The use of performance-enhancing substances by baseball players and other athletes raises ethical, legal and medical questions aplenty. Angry sports columnists like this one are having their say, as are athletes past and present. But commissioner Bud Selig’s announcement that baseball won’t be modifying its record books based on revelations about steroid use reminds us that this is an existential matter as well.
If someone cheats and sets a home run record, it isn’t quite like cheating at poker. The artificially enhanced slugger really did hit that many home runs, unfair advantage or no. Should we simply consider steroid and hormone use as an evolutionary change in the game, like harder balls or smaller ballparks, as Mike Schmidt seems to be suggesting? A pitcher who pitches in a hitter-friendly ballpark, for example, is going to give up more homers. That’s an accepted reality of a game that doesn’t have standardized ballparks, and it’s just too bad for that pitcher that his circumstances will be reflected in his record; analysts and fans will note it informally, but the record books won’t.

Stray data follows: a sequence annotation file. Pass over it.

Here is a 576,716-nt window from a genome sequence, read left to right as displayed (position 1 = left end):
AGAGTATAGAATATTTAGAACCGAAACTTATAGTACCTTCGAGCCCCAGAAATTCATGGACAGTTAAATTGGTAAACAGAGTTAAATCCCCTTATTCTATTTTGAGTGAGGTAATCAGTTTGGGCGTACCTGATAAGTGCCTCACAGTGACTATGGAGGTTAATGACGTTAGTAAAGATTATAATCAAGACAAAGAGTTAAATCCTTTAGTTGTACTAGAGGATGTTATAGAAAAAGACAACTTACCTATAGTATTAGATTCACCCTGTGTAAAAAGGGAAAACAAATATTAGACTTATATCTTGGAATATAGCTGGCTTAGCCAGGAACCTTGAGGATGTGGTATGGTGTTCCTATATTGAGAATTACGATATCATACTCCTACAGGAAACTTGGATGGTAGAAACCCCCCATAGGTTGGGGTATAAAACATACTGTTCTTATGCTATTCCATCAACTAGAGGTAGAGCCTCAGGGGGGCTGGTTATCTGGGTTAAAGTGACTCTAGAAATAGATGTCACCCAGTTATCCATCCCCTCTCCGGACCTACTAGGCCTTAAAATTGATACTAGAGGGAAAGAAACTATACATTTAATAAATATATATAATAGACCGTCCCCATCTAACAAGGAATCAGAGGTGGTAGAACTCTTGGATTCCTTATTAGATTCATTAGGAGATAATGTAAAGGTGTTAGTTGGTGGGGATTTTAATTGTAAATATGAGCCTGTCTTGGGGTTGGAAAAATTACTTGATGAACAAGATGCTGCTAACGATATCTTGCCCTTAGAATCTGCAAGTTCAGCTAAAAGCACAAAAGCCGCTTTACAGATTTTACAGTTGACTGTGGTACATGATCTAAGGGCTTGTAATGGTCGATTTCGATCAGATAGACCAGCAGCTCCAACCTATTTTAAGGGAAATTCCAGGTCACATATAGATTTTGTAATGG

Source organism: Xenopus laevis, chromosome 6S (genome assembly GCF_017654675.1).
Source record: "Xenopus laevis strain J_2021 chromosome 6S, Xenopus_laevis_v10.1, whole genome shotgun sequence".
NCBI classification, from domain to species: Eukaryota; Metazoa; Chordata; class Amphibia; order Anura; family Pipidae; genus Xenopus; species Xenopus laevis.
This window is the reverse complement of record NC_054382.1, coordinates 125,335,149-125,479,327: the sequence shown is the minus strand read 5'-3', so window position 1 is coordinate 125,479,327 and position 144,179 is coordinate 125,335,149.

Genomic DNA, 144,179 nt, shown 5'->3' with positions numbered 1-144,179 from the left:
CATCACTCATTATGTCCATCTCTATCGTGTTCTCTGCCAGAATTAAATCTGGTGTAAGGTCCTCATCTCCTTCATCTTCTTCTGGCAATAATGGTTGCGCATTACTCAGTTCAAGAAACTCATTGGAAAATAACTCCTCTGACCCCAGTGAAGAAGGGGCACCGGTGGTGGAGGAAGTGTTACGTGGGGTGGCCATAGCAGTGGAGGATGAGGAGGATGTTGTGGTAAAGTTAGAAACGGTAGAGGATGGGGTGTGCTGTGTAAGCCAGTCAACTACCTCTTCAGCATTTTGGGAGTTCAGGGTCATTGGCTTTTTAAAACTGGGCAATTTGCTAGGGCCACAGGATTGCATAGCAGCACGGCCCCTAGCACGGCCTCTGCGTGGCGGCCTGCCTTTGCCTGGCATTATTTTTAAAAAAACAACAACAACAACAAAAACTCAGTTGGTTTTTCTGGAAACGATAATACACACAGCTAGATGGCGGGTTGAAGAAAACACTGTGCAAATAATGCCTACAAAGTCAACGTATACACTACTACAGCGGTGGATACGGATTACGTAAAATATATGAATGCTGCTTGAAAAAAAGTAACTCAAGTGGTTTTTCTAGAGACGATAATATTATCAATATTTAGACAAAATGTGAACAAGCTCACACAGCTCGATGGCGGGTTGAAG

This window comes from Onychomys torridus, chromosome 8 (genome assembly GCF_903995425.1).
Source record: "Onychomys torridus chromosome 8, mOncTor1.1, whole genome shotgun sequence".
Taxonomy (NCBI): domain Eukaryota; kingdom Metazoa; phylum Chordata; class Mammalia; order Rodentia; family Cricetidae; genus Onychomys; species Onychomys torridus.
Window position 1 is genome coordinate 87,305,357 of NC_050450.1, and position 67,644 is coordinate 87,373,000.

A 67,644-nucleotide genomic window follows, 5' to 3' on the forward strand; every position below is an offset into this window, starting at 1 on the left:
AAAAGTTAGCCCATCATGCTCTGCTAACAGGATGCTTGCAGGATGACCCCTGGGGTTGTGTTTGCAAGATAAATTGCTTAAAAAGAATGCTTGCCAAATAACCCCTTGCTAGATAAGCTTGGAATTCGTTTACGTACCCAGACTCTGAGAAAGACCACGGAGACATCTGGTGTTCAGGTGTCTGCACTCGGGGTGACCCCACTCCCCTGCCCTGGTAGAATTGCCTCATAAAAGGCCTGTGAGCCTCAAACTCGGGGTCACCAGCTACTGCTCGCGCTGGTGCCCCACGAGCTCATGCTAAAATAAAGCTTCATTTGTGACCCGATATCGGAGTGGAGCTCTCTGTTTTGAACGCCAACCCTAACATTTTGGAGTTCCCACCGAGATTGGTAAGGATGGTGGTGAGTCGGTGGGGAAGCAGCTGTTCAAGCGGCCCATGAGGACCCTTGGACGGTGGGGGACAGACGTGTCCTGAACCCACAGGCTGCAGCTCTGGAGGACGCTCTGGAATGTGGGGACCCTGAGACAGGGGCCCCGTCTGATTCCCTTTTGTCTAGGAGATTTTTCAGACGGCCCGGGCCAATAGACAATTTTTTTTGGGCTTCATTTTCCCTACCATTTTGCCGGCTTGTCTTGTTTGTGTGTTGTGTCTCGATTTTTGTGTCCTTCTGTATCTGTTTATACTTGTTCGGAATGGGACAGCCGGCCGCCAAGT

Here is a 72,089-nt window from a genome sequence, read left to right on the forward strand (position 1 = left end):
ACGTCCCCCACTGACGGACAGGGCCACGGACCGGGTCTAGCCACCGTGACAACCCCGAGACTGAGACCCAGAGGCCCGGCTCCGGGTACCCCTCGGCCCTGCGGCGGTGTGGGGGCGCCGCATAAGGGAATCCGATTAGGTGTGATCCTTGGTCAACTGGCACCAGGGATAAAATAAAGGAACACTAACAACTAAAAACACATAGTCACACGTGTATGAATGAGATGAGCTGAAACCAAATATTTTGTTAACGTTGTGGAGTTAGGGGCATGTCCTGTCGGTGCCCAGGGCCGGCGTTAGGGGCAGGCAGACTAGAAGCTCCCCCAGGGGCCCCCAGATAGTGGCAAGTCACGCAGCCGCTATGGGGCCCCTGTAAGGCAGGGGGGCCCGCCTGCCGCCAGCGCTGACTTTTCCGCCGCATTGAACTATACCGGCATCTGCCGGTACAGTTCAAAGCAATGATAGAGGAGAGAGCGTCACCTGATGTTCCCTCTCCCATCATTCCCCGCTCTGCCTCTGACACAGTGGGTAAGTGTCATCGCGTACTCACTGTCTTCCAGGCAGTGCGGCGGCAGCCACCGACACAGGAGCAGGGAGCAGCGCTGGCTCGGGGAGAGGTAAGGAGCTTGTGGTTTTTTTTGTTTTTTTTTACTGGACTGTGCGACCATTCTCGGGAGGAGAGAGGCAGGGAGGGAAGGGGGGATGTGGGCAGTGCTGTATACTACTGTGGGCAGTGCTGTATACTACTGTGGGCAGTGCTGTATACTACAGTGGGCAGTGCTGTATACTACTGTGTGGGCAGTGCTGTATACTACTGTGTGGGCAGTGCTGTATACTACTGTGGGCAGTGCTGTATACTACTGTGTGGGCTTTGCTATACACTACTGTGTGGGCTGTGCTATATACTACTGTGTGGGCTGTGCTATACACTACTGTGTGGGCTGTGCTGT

Using steroids is unfair in a fundamentally different way, however. If you take steroids, having bigger muscles than the other guy isn’t a matter of luck any more than it’s a matter of hard work. It’s clearly cheating. What a Pandora’s box would be opened, if authorities like Selig decided that record books should be rewritten! But what an open sore of unfairness remains if they’re not! We will always have seen the games we’ve seen, but what was their meaning? What reality will the record books, not to mention our memories, reflect?